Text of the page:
Engineers are inspecting a historic Little Burgundy community centre that partially collapsed on Sunday to determine the building's fate.
Part of the stone facade of the old Negro Community Centre collapsed Sunday. The collapse forced 38 residents of a neighbouring apartment building into temporary accommodations while engineers inspect the crumbling structure.
No one was injured.
Barriers had been erected around the building a few months ago when loose stones fell from the facade.
However, a recent inspection found no signs of an imminent collapse.
The historic centre was once the hub of Little Burgundy’s black community.
“This is where people came on weekends, this is where they had all their activities — social activities, political activities, it all happened here,” Egbert Gaye, editor of the local Community Contact newspaper, told CBC News.
Jazz great Oscar Peterson's sister, Daisy Sweeney, taught neighbourhood youngsters to play piano at the centre.
Heather Tyrrell remembered the centre as the heart of Little Burgundy's black community, providing essential services like nursery school and lunch programs for its youth.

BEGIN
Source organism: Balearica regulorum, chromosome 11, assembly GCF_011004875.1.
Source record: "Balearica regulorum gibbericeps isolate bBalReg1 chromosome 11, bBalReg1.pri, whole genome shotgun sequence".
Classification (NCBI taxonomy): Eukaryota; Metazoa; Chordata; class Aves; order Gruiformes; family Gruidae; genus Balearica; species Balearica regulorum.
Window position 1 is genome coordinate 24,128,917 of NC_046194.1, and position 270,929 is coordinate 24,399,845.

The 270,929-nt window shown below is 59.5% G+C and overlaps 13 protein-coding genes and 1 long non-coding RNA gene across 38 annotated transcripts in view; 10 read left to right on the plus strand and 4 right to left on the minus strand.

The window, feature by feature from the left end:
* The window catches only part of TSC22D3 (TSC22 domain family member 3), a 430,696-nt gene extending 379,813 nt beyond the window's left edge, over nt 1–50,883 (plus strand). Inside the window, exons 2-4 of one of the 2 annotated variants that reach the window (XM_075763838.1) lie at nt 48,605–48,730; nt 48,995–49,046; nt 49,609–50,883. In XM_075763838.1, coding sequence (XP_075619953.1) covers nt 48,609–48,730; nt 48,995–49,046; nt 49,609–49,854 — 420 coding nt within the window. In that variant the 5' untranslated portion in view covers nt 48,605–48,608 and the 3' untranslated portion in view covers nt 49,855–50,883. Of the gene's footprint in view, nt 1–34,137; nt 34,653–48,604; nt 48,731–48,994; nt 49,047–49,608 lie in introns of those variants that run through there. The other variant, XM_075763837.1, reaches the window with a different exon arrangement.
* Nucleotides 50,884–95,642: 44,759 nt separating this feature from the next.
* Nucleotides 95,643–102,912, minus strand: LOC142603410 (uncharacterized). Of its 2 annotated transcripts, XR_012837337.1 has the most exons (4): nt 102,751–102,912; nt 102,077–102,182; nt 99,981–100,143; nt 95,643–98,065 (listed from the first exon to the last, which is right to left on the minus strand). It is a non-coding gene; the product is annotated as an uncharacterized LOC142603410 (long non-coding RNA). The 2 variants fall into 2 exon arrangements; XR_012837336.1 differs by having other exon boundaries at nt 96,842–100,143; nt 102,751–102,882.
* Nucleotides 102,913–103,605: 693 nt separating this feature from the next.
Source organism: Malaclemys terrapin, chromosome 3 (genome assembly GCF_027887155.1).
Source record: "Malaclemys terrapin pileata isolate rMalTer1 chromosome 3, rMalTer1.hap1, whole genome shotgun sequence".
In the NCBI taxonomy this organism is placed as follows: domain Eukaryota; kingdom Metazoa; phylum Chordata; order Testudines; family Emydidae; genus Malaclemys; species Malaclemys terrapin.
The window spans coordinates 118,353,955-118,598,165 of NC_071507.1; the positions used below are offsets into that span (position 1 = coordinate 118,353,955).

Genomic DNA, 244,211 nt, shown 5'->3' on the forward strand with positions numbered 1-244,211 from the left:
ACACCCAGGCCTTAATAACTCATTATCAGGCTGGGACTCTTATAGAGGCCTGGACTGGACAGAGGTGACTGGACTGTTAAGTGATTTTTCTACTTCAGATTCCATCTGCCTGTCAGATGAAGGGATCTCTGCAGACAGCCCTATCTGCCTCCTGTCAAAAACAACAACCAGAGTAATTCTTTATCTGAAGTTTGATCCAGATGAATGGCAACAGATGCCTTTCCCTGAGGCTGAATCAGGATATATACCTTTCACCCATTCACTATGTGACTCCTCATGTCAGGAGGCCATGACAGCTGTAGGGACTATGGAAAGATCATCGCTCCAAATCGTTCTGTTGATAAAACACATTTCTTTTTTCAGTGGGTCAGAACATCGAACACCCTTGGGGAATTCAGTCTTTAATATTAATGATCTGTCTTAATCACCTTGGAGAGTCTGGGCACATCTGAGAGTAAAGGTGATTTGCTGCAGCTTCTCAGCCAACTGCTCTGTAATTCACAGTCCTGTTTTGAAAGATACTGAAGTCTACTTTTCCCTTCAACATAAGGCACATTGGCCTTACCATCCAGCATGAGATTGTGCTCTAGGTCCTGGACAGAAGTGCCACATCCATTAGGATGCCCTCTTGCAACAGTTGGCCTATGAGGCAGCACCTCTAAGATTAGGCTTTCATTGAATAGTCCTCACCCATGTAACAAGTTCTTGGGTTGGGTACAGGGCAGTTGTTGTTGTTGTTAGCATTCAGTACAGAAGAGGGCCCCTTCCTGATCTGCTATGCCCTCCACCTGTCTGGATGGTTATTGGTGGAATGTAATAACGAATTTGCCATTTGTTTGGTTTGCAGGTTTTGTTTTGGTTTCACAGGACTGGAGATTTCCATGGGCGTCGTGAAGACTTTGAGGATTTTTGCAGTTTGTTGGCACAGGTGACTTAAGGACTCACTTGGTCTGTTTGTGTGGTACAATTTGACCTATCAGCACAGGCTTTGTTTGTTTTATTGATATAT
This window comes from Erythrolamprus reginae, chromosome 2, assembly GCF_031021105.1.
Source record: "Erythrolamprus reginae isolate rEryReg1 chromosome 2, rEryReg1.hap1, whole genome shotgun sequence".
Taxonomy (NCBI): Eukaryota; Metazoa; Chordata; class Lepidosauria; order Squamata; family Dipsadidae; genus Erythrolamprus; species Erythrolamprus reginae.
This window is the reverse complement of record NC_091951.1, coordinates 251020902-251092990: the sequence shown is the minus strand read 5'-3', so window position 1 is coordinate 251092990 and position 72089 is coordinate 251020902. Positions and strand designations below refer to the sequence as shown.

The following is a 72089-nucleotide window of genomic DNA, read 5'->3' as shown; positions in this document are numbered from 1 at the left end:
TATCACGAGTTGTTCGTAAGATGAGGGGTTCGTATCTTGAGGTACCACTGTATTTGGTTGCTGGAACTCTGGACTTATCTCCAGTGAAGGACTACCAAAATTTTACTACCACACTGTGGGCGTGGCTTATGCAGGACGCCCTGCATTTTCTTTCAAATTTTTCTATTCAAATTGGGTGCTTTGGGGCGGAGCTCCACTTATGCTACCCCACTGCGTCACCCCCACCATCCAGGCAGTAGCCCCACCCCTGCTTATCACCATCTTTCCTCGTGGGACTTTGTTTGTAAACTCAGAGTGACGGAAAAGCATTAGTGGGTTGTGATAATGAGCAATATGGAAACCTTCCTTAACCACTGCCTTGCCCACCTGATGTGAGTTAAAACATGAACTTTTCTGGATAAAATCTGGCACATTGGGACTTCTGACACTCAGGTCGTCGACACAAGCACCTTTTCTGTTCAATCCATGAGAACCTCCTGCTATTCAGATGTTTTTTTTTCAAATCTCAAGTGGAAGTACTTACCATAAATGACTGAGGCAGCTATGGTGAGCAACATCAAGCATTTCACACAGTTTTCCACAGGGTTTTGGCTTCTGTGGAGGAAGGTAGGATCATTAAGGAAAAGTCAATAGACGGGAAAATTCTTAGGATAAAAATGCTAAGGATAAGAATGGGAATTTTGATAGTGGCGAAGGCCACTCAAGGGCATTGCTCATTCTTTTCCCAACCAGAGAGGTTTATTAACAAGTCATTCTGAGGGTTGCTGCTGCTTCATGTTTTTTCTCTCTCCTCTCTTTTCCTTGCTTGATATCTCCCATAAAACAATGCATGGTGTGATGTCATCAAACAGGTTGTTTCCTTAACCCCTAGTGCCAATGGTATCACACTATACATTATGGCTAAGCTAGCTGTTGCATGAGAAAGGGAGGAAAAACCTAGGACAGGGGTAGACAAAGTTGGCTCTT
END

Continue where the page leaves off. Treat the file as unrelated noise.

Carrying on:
"It was a true place of community spirit," she told CBC Radio's Daybreak.
The centre closed more than 20 years ago and the structure has been boarded up ever since.
Board members of the Negro Community Centre had been hoping to restore the aging stone building.
Former board member Darryl Gray told Daybreak that in-fighting on the board at the time delayed efforts to seek government assistance for the building's upkeep, which proved costly in the end.
Government help was eventually offered and a feasibility study was conducted. Architectural plans were also drawn up for an expansion of the building that would have included a library, resource centre and office space for community organizations.
Gray said Montreal's black community lacked the "financial infrastructure" to see the project realized.
"I'm hoping this will be a wake-up call to our community and the community of Montreal that we can no longer sit by and let our community institutions crumble and collapse," Gray said.
"It's a set-back but it's not the end of our dream."